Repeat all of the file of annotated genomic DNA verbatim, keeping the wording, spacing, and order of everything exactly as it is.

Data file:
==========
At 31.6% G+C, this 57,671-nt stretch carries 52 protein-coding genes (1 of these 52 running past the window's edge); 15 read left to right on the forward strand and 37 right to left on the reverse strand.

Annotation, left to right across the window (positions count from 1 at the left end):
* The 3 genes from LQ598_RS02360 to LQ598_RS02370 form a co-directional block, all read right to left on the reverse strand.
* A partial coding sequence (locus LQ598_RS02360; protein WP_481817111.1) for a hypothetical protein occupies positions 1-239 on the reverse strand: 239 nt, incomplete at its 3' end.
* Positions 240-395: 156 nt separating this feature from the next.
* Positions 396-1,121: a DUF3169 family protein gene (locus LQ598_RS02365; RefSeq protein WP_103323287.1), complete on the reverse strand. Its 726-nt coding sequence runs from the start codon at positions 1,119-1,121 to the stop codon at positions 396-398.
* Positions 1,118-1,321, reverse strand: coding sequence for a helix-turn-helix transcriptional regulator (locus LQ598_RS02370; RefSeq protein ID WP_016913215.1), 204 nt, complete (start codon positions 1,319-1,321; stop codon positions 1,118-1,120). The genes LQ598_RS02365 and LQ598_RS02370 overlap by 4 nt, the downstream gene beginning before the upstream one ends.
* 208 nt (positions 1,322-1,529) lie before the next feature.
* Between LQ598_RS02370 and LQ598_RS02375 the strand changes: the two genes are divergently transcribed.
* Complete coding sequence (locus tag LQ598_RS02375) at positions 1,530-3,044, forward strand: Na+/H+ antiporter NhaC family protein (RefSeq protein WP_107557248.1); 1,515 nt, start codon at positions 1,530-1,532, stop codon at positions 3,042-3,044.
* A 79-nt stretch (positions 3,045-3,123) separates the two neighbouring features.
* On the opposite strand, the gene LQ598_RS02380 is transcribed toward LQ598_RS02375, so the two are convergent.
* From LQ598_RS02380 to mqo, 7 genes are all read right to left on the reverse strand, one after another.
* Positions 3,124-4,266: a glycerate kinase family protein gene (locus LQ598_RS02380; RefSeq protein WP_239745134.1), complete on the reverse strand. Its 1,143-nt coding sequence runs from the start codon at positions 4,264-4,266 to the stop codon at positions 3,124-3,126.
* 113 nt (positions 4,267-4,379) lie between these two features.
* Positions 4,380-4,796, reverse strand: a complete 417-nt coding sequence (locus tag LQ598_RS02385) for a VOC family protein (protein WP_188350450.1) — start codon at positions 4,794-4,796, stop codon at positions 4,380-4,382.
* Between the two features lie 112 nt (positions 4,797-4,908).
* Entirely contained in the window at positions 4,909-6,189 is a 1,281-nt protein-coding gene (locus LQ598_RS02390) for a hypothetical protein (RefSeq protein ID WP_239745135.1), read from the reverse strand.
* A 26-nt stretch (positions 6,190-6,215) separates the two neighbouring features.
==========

At 31.6% G+C, this 57,671-nt stretch carries 52 protein-coding genes (1 of these 52 running past the window's edge); 15 read left to right on the forward strand and 37 right to left on the reverse strand.

Annotation, left to right across the window (positions count from 1 at the left end):
* The 3 genes from LQ598_RS02360 to LQ598_RS02370 form a co-directional block, all read right to left on the reverse strand.
* A partial coding sequence (locus LQ598_RS02360; protein WP_481817111.1) for a hypothetical protein occupies positions 1-239 on the reverse strand: 239 nt, incomplete at its 3' end.
* Positions 240-395: 156 nt separating this feature from the next.
* Positions 396-1,121: a DUF3169 family protein gene (locus LQ598_RS02365; RefSeq protein WP_103323287.1), complete on the reverse strand. Its 726-nt coding sequence runs from the start codon at positions 1,119-1,121 to the stop codon at positions 396-398.
* Positions 1,118-1,321, reverse strand: coding sequence for a helix-turn-helix transcriptional regulator (locus LQ598_RS02370; RefSeq protein ID WP_016913215.1), 204 nt, complete (start codon positions 1,319-1,321; stop codon positions 1,118-1,120). The genes LQ598_RS02365 and LQ598_RS02370 overlap by 4 nt, the downstream gene beginning before the upstream one ends.
* 208 nt (positions 1,322-1,529) lie before the next feature.
* Between LQ598_RS02370 and LQ598_RS02375 the strand changes: the two genes are divergently transcribed.
* Complete coding sequence (locus tag LQ598_RS02375) at positions 1,530-3,044, forward strand: Na+/H+ antiporter NhaC family protein (RefSeq protein WP_107557248.1); 1,515 nt, start codon at positions 1,530-1,532, stop codon at positions 3,042-3,044.
* A 79-nt stretch (positions 3,045-3,123) separates the two neighbouring features.
* On the opposite strand, the gene LQ598_RS02380 is transcribed toward LQ598_RS02375, so the two are convergent.
* From LQ598_RS02380 to mqo, 7 genes are all read right to left on the reverse strand, one after another.
* Positions 3,124-4,266: a glycerate kinase family protein gene (locus LQ598_RS02380; RefSeq protein WP_239745134.1), complete on the reverse strand. Its 1,143-nt coding sequence runs from the start codon at positions 4,264-4,266 to the stop codon at positions 3,124-3,126.
* 113 nt (positions 4,267-4,379) lie between these two features.
* Positions 4,380-4,796, reverse strand: a complete 417-nt coding sequence (locus tag LQ598_RS02385) for a VOC family protein (protein WP_188350450.1) — start codon at positions 4,794-4,796, stop codon at positions 4,380-4,382.
* Between the two features lie 112 nt (positions 4,797-4,908).
* Entirely contained in the window at positions 4,909-6,189 is a 1,281-nt protein-coding gene (locus LQ598_RS02390) for a hypothetical protein (RefSeq protein ID WP_239745135.1), read from the reverse strand.
* A 26-nt stretch (positions 6,190-6,215) separates the two neighbouring features.